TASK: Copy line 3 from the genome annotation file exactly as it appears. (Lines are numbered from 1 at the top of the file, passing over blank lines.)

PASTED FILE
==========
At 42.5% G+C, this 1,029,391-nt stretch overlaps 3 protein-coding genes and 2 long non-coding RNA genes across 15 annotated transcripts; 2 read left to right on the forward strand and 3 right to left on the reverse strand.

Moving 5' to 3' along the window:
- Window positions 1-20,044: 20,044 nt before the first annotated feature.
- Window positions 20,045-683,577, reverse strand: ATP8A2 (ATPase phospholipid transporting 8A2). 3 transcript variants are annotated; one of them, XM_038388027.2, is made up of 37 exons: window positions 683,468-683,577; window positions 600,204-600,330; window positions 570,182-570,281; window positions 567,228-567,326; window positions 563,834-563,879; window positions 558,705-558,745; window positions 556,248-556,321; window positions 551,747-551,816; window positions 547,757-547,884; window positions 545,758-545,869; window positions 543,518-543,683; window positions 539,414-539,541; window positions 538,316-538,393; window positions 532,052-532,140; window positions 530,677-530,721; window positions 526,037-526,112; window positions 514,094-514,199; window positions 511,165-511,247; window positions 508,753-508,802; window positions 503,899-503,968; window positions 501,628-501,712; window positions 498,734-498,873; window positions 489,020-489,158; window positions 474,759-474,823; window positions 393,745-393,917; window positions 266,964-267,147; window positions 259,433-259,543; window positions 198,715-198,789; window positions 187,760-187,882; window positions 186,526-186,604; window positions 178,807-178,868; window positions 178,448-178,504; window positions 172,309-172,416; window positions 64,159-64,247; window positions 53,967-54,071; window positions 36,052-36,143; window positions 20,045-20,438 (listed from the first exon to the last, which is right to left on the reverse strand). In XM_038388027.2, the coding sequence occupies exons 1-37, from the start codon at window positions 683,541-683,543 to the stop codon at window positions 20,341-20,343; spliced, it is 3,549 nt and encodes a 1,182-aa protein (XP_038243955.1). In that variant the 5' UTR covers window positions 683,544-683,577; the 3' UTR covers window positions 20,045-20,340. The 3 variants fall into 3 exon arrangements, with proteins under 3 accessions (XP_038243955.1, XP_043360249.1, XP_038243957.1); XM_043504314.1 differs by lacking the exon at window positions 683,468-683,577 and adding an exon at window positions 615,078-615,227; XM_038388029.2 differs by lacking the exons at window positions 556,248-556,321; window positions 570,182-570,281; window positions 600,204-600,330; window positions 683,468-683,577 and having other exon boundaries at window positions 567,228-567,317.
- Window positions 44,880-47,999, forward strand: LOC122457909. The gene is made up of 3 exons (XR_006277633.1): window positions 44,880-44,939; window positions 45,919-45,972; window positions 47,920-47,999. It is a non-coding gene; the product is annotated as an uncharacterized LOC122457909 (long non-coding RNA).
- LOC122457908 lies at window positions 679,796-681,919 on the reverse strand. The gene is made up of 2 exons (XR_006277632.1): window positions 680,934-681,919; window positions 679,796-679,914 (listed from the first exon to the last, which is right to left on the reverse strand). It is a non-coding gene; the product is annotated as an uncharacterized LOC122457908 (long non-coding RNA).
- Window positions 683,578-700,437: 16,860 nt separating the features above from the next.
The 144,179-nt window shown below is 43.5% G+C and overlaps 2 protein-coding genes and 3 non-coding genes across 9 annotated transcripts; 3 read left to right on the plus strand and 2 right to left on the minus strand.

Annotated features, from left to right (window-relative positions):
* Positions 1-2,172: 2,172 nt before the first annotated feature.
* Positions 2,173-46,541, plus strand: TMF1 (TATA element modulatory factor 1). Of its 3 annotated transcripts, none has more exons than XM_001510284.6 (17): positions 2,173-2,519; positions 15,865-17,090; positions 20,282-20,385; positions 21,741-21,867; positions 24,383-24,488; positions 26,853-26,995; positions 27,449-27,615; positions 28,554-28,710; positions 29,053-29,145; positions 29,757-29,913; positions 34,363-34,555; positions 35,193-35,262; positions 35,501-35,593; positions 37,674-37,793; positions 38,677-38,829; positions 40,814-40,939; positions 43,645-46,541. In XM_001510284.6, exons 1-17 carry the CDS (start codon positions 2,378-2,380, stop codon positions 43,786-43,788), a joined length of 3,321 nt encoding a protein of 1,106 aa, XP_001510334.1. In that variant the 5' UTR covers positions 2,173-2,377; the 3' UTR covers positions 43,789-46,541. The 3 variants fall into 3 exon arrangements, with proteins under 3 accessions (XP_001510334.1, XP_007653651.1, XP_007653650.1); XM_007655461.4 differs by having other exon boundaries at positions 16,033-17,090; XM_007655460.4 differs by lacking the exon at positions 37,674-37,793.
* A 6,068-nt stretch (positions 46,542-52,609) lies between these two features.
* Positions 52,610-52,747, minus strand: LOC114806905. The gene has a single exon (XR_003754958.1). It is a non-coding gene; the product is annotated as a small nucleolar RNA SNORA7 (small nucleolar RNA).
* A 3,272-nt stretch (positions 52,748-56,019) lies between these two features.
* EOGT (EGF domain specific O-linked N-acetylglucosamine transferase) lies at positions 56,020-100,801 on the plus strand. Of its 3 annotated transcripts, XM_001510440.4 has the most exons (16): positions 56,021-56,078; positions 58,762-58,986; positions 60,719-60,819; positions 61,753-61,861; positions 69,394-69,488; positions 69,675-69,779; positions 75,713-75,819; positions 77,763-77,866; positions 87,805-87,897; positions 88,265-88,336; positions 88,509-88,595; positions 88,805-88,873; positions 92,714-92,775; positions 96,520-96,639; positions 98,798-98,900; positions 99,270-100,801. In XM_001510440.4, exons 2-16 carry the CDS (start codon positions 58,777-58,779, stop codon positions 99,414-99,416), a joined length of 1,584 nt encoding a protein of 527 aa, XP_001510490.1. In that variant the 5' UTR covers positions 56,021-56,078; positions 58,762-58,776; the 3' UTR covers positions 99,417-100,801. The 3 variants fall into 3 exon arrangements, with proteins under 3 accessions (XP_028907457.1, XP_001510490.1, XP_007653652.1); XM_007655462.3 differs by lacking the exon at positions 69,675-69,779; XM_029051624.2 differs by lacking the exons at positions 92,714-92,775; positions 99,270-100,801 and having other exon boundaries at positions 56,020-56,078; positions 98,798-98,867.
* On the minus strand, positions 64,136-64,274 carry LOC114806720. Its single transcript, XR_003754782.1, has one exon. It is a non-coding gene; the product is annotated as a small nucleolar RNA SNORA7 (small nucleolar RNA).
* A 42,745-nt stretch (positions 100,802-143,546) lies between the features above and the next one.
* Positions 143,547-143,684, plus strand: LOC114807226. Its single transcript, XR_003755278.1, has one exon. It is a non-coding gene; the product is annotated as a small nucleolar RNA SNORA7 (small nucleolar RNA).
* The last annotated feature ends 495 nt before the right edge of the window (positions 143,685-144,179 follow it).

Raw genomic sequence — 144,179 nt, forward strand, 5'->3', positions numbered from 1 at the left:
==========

- Window positions 1-20,044: 20,044 nt before the first annotated feature.